mpirun -np 6 $JEDIBUILD/bin/fv3jedi_var.x Config/4dvar_pseudo.yaml Logs/4dvar_pseudo.log  ## Step 3: Running with different resolution increment¶ In practice variational data assimilation is performed with the increment at a lower resolution. This is often called incremental variational data assimilation. For algorithms such as 4DVar, the minimization step can be quite expensive since operators like the model adjoint and the B matrix have to be applied a large number of times. By running the minimization at lower resolution these costs can be reduced. Similarly, producing ensembles of perturbed forecasts is expensive so they are often run at a lower resolution than the deterministic forecast. Developing an operational data assimilation system is all about a balancing resolution, numbers of observations and complexity in the various operators to produce the most accurate analysis given the time constraints to deliver the forecast. Having the ability to run with low resolution increments is a very effective way to deliver a better analysis. So far we have run all of the assimilation integrations with 25 grid points along each dimension of the cube face. This is controlled in the geometry part of the configuration file: cost function: [...] # Background/anaysis geometry # --------------------------- geometry: npx: &npx 25 npy: &npy 25 [...]  This geometry lies in the cost function part of the configuration. Note that there is another geometry section in the configuration which lies in the variational part of the configuration. This horizontal resolution there is given as: # Inner loop(s) configuration variational: [...] iterations: [...] # Increment geometry geometry: npx: *npx npy: *npy [...]  Begin by creating a copy of the 3denvar_backup.yaml configuration file, that will be where we start from: cp Config/3denvar_backup.yaml Config/3denvar_lowresinc.yaml  In order to run with an increment with a different resolution to the background the geometry in the variational part of the configuration needs to be changed. For this testing we will use 13 grid points along each dimension of the cube. The new geometry will be: # Inner loop(s) configuration variational: [...] iterations: [...] # Increment geometry geometry: trc_file: *trc akbk: *akbk layout: *layout io_layout: *io_layout npx: 13 npy: 13 npz: *npz ntiles: *ntiles fieldsets: - fieldset: Data/fieldsets/dynamics.yaml - fieldset: Data/fieldsets/ufo.yaml [...]  Only change the geometry in the variational part of the configuration, and not in the cost function part. We do not want to change the resolution of the background. In practice the background and ensemble are typically already at different resolutions, the background being the resolution of the deterministic forecast and the ensemble typically some lower resolution so as to afford the multiple required forecasts. Here we lower the resolution of the ensemble artificially to demonstrate and learn about this capability of the system. Right now the ensemble resolution is with the 25 grid points. FV3-JEDI comes with an application for changing the resolution of states. There exists a configuration file called Config/change_resolution_ensemble.yaml for changing the resolution of the ensemble members that are valid at the beginning of the window. Before running the low resolution 3DEnVar we need to call the application to lower the resolution of the ensemble: mpirun -np 6$JEDIBUILD/bin/fv3jedi_convertstate.x Config/change_resolution_ensemble.yaml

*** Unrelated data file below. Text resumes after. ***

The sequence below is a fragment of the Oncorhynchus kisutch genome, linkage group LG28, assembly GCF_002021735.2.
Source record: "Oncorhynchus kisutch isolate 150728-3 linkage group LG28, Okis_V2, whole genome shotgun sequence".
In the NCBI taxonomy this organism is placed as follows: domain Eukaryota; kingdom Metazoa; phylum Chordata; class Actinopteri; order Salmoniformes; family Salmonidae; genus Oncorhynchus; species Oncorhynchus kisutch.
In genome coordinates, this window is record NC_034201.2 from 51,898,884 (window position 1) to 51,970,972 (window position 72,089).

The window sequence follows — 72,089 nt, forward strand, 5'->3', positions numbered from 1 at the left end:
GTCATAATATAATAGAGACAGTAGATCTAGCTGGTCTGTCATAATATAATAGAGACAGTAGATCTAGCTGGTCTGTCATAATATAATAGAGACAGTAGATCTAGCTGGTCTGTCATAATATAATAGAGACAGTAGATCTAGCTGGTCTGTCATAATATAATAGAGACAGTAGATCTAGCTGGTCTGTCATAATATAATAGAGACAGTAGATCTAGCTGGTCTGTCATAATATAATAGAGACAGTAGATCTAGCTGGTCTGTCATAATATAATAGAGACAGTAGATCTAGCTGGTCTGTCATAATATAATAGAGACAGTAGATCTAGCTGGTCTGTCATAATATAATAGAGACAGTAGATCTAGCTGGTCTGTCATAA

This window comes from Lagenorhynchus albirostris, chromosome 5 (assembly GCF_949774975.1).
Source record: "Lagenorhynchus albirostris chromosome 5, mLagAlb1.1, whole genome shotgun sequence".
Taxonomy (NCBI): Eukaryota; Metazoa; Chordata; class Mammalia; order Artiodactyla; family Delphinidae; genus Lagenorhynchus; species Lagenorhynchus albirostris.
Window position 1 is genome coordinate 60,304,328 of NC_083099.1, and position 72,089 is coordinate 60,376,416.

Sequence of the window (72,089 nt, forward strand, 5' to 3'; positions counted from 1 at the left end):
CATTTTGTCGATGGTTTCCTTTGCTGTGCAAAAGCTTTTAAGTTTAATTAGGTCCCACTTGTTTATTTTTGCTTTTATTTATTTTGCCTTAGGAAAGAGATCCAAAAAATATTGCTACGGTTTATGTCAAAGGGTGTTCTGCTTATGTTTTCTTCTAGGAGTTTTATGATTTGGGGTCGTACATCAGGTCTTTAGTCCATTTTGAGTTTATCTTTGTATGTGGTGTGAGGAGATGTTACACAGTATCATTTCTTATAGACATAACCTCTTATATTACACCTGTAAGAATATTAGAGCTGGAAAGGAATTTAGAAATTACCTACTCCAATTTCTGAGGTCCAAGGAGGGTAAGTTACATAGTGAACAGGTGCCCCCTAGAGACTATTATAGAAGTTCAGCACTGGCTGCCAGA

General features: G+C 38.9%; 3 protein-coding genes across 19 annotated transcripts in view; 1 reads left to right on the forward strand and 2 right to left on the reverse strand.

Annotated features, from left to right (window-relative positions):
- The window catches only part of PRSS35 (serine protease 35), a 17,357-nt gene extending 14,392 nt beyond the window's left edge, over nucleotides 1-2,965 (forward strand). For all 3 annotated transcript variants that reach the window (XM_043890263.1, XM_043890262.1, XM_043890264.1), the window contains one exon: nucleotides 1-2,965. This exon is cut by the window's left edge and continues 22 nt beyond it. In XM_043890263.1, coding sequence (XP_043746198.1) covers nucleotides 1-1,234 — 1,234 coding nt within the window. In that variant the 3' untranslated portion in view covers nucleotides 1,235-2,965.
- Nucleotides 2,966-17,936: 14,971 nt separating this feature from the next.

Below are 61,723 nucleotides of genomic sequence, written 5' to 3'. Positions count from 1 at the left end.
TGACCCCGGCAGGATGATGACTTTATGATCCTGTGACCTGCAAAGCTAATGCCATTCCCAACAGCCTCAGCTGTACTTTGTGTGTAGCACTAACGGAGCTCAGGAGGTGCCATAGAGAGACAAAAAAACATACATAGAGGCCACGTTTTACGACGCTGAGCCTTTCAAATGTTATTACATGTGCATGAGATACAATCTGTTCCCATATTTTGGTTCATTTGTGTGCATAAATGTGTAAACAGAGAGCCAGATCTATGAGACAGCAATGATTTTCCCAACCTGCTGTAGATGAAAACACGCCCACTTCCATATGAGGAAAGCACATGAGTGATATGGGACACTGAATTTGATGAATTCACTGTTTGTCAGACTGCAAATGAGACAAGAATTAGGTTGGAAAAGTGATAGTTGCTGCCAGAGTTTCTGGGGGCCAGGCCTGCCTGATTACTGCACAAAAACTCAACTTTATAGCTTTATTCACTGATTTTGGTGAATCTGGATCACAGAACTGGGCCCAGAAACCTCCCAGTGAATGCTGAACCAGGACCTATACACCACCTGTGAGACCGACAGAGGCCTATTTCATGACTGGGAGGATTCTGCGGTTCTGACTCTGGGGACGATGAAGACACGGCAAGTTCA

There should now be files like Data/ens/*/geos.ens.c13.20201001_000000z.nc4 for each member. Note that the output files have a slightly different name from before, to prevent them being overwritten. This new name has to be taken into account in Config/3denvar_lowresinc.yaml.